Tim Duncan rattled some cages when he told TNT’s David Aldridge that his San Antonio Spurs are excited to face the Miami Heat in the 2014 NBA Finals.
“We’re glad that we’re back here. We’re excited about it. We got four more to go. We’ll do it this time,” Duncan said moments after the Spurs eliminated the Oklahoma City Thunder in the Western Conference finals.
The “we’ll do it this time” comment is out of character for the normally stoic and very bland Duncan. It just shows how much the loss to the the Heat in 2013 Finals still stings. Duncan and Co. were seconds away from title No. 5 and let it slip away.
Duncan called last year’s loss “devastating” and it was no secret the Spurs still have that bad taste in their mouths, and couldn’t wait to meet the Heat again to redeem themselves.
“We’re happy to have another opportunity at it,” Duncan said. “We’re happy it’s the Heat again.”
Duncan’s comment reverberated all the way to South Beach. During the Heat’s practice session, LeBron fired back and said: “They don’t like us. They don’t. I can sense it from Timmy’s comments. They wanted this. They wanted us. And we’ll be ready for the challenge.”
The back-and-forth jabs between James and Duncan tells you how much this championship means not only for their teams but their respective legacies.
For LeBron, a third straight title puts him in the same conversation as Bill Russell, Michael Jordan, Shaquille O’Neal and Kobe Bryant. Russell’s Celtics, Jordan’s Bulls and the Shaq- and Kobe-led Lakers are the only teams to three-peat.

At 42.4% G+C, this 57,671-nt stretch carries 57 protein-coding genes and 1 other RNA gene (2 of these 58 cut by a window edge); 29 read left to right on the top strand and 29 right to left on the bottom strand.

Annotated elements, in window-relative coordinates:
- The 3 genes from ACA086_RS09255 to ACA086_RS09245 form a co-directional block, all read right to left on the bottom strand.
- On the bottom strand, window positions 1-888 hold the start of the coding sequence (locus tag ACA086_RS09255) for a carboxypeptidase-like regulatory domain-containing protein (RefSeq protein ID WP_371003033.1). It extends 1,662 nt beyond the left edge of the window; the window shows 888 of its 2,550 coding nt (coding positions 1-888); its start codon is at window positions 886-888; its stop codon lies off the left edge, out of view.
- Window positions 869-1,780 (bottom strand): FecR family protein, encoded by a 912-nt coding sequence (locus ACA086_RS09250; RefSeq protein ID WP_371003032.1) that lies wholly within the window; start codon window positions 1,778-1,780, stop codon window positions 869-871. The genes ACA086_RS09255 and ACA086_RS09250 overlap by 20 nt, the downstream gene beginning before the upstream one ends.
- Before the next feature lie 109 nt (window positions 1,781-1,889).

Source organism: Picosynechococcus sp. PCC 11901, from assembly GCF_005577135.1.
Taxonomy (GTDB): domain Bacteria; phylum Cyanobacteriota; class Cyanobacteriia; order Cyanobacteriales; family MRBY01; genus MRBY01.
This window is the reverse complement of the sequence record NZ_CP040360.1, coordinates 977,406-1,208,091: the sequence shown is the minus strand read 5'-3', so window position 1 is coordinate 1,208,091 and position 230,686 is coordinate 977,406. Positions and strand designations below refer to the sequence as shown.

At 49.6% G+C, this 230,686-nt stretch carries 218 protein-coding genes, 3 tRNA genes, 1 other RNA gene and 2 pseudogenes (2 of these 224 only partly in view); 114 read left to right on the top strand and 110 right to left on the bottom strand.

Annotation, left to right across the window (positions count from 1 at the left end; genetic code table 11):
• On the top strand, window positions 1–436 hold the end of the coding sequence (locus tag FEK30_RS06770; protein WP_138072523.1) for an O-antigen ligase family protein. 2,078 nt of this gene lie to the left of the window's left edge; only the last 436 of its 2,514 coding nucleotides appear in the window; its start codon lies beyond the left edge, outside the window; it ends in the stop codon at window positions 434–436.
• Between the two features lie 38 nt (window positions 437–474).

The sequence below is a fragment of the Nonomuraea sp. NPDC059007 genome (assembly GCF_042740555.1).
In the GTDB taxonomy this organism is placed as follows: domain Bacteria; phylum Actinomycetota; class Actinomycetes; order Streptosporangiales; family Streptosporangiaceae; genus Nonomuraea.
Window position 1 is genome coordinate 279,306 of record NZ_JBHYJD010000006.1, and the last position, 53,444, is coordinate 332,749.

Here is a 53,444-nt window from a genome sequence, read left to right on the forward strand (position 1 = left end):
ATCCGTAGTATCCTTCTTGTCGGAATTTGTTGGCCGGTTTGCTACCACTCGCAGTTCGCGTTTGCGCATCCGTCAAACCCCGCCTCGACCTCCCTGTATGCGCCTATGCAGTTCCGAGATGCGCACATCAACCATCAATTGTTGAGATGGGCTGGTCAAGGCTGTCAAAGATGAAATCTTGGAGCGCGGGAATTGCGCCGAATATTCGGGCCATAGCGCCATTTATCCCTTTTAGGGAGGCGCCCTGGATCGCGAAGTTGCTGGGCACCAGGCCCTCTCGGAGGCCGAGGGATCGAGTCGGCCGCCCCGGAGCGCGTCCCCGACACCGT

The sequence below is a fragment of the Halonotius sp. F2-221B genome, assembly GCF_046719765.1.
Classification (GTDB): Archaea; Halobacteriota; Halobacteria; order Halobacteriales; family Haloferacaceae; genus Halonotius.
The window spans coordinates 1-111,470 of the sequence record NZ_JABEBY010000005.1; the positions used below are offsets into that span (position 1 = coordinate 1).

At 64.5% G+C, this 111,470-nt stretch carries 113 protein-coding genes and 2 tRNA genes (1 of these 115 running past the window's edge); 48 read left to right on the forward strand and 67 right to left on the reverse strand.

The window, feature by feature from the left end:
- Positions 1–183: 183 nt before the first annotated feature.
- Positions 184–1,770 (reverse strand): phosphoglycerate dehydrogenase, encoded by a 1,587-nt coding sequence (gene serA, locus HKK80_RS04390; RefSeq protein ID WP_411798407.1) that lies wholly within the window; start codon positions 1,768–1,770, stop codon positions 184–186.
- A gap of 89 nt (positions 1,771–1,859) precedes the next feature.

“It makes me relevant,” James said of winning a third title. “I’m always humbled every time I’m compared to one of the greats. Obviously, in all our eyes, Michael Jordan is the greatest player to ever play this game. To even be in the same breath as Michael Jordan is very humbling. It lets me know that I’ve done something right.”
Indiana Pacers coach Frank Vogel calls LeBron “the Michael Jordan of our era,” so pulling off a three-peat puts James one step closer to Jordan’s throne.
However, another Finals loss — third time in seven seasons — knocks LeBron down a few pegs in the history books. But a third consecutive NBA championship elevates LeBron’s profile tremendously. It will validate his decision to leave Cleveland and join forces with Dwyane Wade and Chris Bosh in Miami. It will vault him into the top 10 list of greatest players of all time — a list that includes Jordan, Magic Johnson, Kareem Abdul-Jabbar, Bill Russell, Wilt Chamberlain, Larry Bird, Kobe, Shaq and Olajuwon.
James could very well knock off Duncan from the top-10 list should the Heat beat the Spurs for a second time.
Speaking of Duncan, a fifth ring puts the Spurs’ big man in rare company. It will cement his legacy as one of the greatest players in NBA history and the best player in the post-Jordan era. It will certainly create a great debate on where he belongs on the list of G.O.A.T.
A fifth ring would elevate Duncan over his rival Shaq, who won four championships and went through Duncan’s Spurs in two of those playoff runs. Duncan would also move up in the all-time rankings ahead of Hakeem Olajuwon (two), and Wilt Chamberlain (two), and put him on equal footing with Magic (five) and Kobe (five).
When asked about his legacy, in classic Tim Duncan fashion, he shrugged it off.
“There will be a time to look back on that once everything is over,” Duncan said Wednesday. “For right now all I’m focused on is getting another one. This is all that counts right now.”
Joel Huerto is editor and publisher of OneManFastBreak.net. Follow him on Twitter @onemanfastbreak.